This highly comprehensive handbook provides a substantial advance in the computation of elementary and special functions of mathematics, extending the function coverage of major programming languages well beyond their international standards, including full support for decimal floating-point arithmetic. Written with clarity and focusing on the C language, the work pays extensive attention to little-understood aspects of floating-point and integer arithmetic, and to software portability, as well as to important historical architectures. It extends support to a future 256-bit, floating-point format offering 70 decimal digits of precision. Select Topics and Features: references an exceptionally useful, author-maintained MathCW website, containing source code for the book’s software, compiled libraries for numerous systems, pre-built C compilers, and other related materials; offers a unique approach to covering mathematical-function computation using decimal arithmetic; provides extremely versatile appendices for interfaces to numerous other languages: Ada, C#, C++, Fortran, Java, and Pascal; presupposes only basic familiarity with computer programming in a common language, as well as early level algebra; supplies a library that readily adapts for existing scripting languages, with minimal effort; supports both binary and decimal arithmetic, in up to 10 different floating-point formats; covers a significant portion (with highly accurate implementations) of the U.S National Institute of Standards and Technology’s 10-year project to codify mathematical functions. This highly practical text/reference is an invaluable tool for advanced undergraduates, recording many lessons of the intermingled history of computer hardw are and software, numerical algorithms, and mathematics. In addition, professional numerical analysts and others will find the handbook of real interest and utility because it builds on research by the mathematical software community over the last four decades.

An Invitation to Modern Number Theory

[Roc] D. Rockmore, Stalking the Riemann Hypothesis: The Quest to Find the Hidden Law of Prime Numbers, Pantheon, New York, 2005.

An Invitation to Modern Number Theory

Author: Steven J. Miller

Publisher: Princeton University Press

ISBN: 0691215979

Page:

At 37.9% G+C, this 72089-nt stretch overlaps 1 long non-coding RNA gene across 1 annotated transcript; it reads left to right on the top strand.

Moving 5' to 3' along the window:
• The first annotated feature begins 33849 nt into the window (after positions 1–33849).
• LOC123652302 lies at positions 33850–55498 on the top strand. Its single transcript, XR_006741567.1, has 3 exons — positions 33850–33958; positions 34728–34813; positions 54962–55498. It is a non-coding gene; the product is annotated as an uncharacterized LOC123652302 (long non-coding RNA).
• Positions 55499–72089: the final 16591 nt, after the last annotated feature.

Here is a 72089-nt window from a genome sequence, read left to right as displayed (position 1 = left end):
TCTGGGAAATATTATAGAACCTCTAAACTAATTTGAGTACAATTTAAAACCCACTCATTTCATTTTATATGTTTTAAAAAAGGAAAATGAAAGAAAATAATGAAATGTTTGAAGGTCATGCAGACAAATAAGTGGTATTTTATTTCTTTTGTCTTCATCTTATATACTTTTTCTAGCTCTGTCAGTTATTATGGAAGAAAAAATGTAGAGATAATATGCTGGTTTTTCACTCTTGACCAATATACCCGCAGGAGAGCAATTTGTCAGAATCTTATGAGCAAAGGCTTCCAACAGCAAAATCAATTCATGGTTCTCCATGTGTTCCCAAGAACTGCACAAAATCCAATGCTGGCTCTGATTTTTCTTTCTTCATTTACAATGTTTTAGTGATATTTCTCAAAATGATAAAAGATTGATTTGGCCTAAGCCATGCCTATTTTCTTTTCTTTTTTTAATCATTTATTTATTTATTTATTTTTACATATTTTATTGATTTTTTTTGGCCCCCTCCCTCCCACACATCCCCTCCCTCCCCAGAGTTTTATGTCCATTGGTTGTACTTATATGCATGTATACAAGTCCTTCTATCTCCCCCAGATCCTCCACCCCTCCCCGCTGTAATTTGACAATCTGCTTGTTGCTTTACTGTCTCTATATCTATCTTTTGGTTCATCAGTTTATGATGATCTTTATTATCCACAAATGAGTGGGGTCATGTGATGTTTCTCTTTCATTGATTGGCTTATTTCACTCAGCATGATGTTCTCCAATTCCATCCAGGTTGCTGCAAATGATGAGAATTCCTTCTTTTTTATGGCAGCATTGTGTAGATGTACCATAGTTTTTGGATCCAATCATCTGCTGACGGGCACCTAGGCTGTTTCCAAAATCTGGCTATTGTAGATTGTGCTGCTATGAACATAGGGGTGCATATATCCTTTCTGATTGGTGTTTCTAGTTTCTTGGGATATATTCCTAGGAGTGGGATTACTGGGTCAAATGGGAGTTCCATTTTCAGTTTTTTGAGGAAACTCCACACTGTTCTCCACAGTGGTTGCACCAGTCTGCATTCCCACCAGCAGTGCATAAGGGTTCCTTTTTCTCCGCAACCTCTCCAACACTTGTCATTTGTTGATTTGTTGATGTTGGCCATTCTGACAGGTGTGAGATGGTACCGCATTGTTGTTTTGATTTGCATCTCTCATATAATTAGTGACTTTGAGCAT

View: 706

In a manner accessible to beginning undergraduates, An Invitation to Modern Number Theory introduces many of the central problems, conjectures, results, and techniques of the field, such as the Riemann Hypothesis, Roth's Theorem, the Circle Method, and Random Matrix Theory. Showing how experiments are used to test conjectures and prove theorems, the book allows students to do original work on such problems, often using little more than calculus (though there are numerous remarks for those with deeper backgrounds). It shows students what number theory theorems are used for and what led to them and suggests problems for further research. Steven Miller and Ramin Takloo-Bighash introduce the problems and the computational skills required to numerically investigate them, providing background material (from probability to statistics to Fourier analysis) whenever necessary. They guide students through a variety of problems, ranging from basic number theory, cryptography, and Goldbach's Problem, to the algebraic structures of numbers and continued fractions, showing connections between these subjects and encouraging students to study them further. In addition, this is the first undergraduate book to explore Random Matrix Theory, which has recently become a powerful tool for predicting answers in number theory. Providing exercises, references to the background literature, and Web links to previous student research projects, An Invitation to Modern Number Theory can be used to teach a research seminar or a lecture class.